Quantcast

1,000 March at Largest Fracking Protest in UK History

Energy

Yesterday, hundreds of people gathered in Piccadilly Gardens and marched through Manchester, England for one of the largest anti-fracking rallies in UK history. Police estimated nearly 1,000 protesters attended the march, which concluded peacefully without arrest or incident.

Martin Porter, a spokesman for the Barton Moss camp and a member of Frack Free Greater Manchester, told the Manchester Evening News the purpose of the march was to send a clear message to the government and energy companies that the vast majority of Britons oppose fracking,

A recent survey by the Manchester Evening News found that 73 percent of Greater Manchester residents are opposed to the controversial gas extraction technique.

Fracking has become a high-profile issue for the region after energy firm IGas began carrying out exploratory drilling to shale gas reserves beneath Barton Moss in Eccles, Salford. Barton Moss is widely seen as the new frontline in the battle against fracking in the UK, and last November a “Barton Moss Protection Camp” was erected at the site, where activists have been camped out ever since.

Today, a judge from the High Court in Manchester ruled that the protestors at the Barton Moss Camp have until midday Tuesday to remove themselves, following a possession order submitted by landowners Peel Investments.

Porter told the Manchester Evening News yesterday that the protesters have vowed to continue their campaign even if the judge rules to evict them.

“If we are ordered to evict we will leave with not so much as a piece of rubbish left behind but the campaign will go on,” said Porter. “It may be the camp moves somewhere else, perhaps down the road.”

Below, a video of the rally from RT:

Visit EcoWatch’s FRACKING page for more related news on this topic.

EcoWatch Daily Newsletter

Ryan Hagerty / USFWS

It's become a familiar story with the Trump administration: Scientists write a report that shows the administration's policies will cause environmental damage, then the administration buries the report and fires the scientists.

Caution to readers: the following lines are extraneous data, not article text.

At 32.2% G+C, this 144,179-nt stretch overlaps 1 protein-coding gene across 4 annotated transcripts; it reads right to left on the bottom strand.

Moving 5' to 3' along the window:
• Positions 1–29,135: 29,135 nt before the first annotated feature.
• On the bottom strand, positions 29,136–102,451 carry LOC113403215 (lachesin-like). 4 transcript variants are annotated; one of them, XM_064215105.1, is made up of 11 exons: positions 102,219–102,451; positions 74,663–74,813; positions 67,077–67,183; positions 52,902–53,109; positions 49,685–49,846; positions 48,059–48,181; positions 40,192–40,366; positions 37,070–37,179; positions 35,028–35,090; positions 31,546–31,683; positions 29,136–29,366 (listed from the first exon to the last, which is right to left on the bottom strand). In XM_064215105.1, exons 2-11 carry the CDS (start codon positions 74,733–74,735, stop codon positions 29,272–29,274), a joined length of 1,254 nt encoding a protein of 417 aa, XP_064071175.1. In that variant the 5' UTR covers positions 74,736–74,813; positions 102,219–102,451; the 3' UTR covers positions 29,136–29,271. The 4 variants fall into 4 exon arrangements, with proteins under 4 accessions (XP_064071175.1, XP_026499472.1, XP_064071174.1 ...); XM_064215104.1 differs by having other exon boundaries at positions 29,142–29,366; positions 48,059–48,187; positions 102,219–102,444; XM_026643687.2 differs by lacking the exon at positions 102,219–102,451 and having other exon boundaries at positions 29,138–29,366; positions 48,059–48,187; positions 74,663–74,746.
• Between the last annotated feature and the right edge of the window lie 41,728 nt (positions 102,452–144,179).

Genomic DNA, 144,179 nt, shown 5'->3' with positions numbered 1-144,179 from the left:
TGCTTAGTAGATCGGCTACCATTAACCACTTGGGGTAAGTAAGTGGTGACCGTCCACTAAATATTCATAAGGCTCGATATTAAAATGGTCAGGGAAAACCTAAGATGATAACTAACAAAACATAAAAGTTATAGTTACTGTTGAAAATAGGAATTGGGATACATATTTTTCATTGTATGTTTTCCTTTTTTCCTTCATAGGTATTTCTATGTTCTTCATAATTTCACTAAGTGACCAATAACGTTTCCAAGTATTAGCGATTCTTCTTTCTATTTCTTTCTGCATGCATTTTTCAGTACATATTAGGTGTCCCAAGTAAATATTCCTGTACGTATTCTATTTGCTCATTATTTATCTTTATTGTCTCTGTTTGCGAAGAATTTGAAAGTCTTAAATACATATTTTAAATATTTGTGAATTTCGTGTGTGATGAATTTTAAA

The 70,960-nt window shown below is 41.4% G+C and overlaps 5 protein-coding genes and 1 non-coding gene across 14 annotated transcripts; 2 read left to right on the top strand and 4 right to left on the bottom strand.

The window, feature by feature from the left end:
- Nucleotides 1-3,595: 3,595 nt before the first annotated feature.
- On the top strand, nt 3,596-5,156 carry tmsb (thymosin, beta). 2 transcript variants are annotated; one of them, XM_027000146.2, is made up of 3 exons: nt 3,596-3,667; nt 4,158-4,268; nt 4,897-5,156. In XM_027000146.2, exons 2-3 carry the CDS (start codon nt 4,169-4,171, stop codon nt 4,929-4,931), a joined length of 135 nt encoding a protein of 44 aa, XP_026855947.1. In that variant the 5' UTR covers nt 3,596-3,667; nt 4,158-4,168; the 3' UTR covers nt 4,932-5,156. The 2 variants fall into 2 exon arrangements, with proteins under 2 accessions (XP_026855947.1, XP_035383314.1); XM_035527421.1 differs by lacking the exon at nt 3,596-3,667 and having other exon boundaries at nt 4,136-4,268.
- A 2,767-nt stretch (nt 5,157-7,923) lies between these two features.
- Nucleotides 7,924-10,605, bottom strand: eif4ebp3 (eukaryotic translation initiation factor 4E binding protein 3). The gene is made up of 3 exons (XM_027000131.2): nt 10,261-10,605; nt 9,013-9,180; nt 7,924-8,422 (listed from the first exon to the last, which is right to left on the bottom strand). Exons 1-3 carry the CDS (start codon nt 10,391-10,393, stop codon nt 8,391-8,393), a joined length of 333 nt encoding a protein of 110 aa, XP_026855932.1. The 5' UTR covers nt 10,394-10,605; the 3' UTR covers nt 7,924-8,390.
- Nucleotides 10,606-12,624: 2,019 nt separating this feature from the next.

Read More Show Less
Valerie / Flickr / CC BY-NC-ND 2.0

A coalition of some of the largest environmental groups in the country joined forces to file a lawsuit in federal court challenging the Trump administration's maneuver to weaken the Endangered Species Act.

Read More Show Less
Sponsored
beyond foto / Getty Images

By Kimberly Holland

Children who eat a lot of gluten in their earliest years may have an increased risk of developing celiac disease and gluten intolerance, according to a new study published in JAMATrusted Source.

Read More Show Less
Joe Raedle / Getty Images

By Jake Johnson

Calling the global climate crisis both the greatest threat facing the U.S. and the greatest opportunity for transformative change, Sen. Bernie Sanders unveiled today a comprehensive Green New Deal proposal that would transition the U.S. economy to 100 percent renewable energy and create 20 million well-paying union jobs over a decade.

Read More Show Less
orientalizing / Flickr

The Parties to CITES agreed to list giraffes on Appendix II of the Convention on International Trade in Endangered Species (CITES) today at the World Wildlife Conference or CoP18 in Geneva. Such protections will ensure that all giraffe parts trade were legally acquired and not sourced from the poached giraffes trade and will require countries to make non-detriment findings before allowing giraffe exports. The listing will also enable the collection of international trade data for giraffes that might justify greater protections at both CITES and other venues in the future.

Read More Show Less
Sponsored

The WHO stressed that more research is needed on the potential health risks of microplastic ingestion. luchschen / iStock / Getty Images Plus

The UN's health agency on Thursday said that microplastics contained in drinking water posed a "low" risk at their current levels.

However, the World Health Organization (WHO) — in its first report on the potential health risks of microplastic ingestion — also stressed more research was needed to reassure consumers.

Read More Show Less

Brazil's right-wing President Jair Bolsonaro is giving President Trump a run for his money in the alternative facts department.

Read More Show Less
Washington Gov. Jay Inslee delivered his 2019 State of the State address on Jan. 15. Governor Jay and First Lady Trudi Inslee / Flickr

Washington Gov. Jay Inslee, who made solving the climate crisis the center of his presidential campaign, is dropping out of the 2020 Democratic primary race.

Read More Show Less